Who Let the Lawyers Out?: Reconstructing the Role of the Chief Legal Officer and the Corporate Client in a Globalizing World
University of Pennsylvania Journal of Business Law (Forthcoming)
142 Pages Posted: 18 Sep 2015 Last revised: 26 Jan 2016
Date Written: January 20, 2016
In the wake of the implosion of Enron and WorldCom in 2001, Judge Stanley Sporkin famously asked, “Where were the lawyers?” Section 307 of the Sarbanes-Oxley Act of 2002 imposed new duties on in-house counsel to report up violations of law. Yet, we still had the LIBOR and foreign-exchange rigging scandals, which had, by 2015, led to multi-billion dollar settlements and fired bank CEOs in England and Germany; massive insider trading by hedge funds and corporate titans; the subprime mortgage crisis; and the option backdating scandals. We submit that legislation and regulatory action alone are and will continue to be insufficient to deter corporate misconduct of the sort we have experienced in the last two decades. As in-house counsel have become more entrepreneurial in both the United States and elsewhere, and as many business schools have failed to adequately prepare future managers to address the legal and ethical aspects of business, more attention must be focused on the internal forces within companies. In addition to addressing Judge Sporkin’s question, we must ask, “Where were the managers?” In this Article, we provide new data on the role of in-house counsel in Sweden and assert that counsel and managers can be more effective drivers of both compliant corporate behavior and the creation of sustainable value when they work together as strategic partners, that is, when corporate managers are legally astute and are advised by strategically astute counsel.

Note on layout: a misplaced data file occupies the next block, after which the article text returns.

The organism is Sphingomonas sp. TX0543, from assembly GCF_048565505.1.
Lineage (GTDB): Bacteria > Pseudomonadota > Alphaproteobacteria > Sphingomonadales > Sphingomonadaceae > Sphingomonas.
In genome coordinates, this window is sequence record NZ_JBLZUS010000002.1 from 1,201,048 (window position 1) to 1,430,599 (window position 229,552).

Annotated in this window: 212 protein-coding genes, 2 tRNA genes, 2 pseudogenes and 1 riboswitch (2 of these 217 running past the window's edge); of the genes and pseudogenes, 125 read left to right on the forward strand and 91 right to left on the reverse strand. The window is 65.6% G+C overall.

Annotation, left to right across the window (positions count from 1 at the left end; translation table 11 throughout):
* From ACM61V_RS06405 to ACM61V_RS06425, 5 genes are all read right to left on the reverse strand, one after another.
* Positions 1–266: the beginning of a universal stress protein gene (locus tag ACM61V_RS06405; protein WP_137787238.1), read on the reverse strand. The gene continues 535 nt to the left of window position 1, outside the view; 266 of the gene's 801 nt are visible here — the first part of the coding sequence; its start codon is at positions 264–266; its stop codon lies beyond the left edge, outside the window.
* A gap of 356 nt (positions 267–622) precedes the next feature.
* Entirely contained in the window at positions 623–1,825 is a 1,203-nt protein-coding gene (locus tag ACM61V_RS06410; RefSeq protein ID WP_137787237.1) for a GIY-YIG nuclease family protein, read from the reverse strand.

Keywords: general counsel, compliance, legal astuteness, strategy
JEL Classification: K20, K42
Suggested Citation: Suggested Citation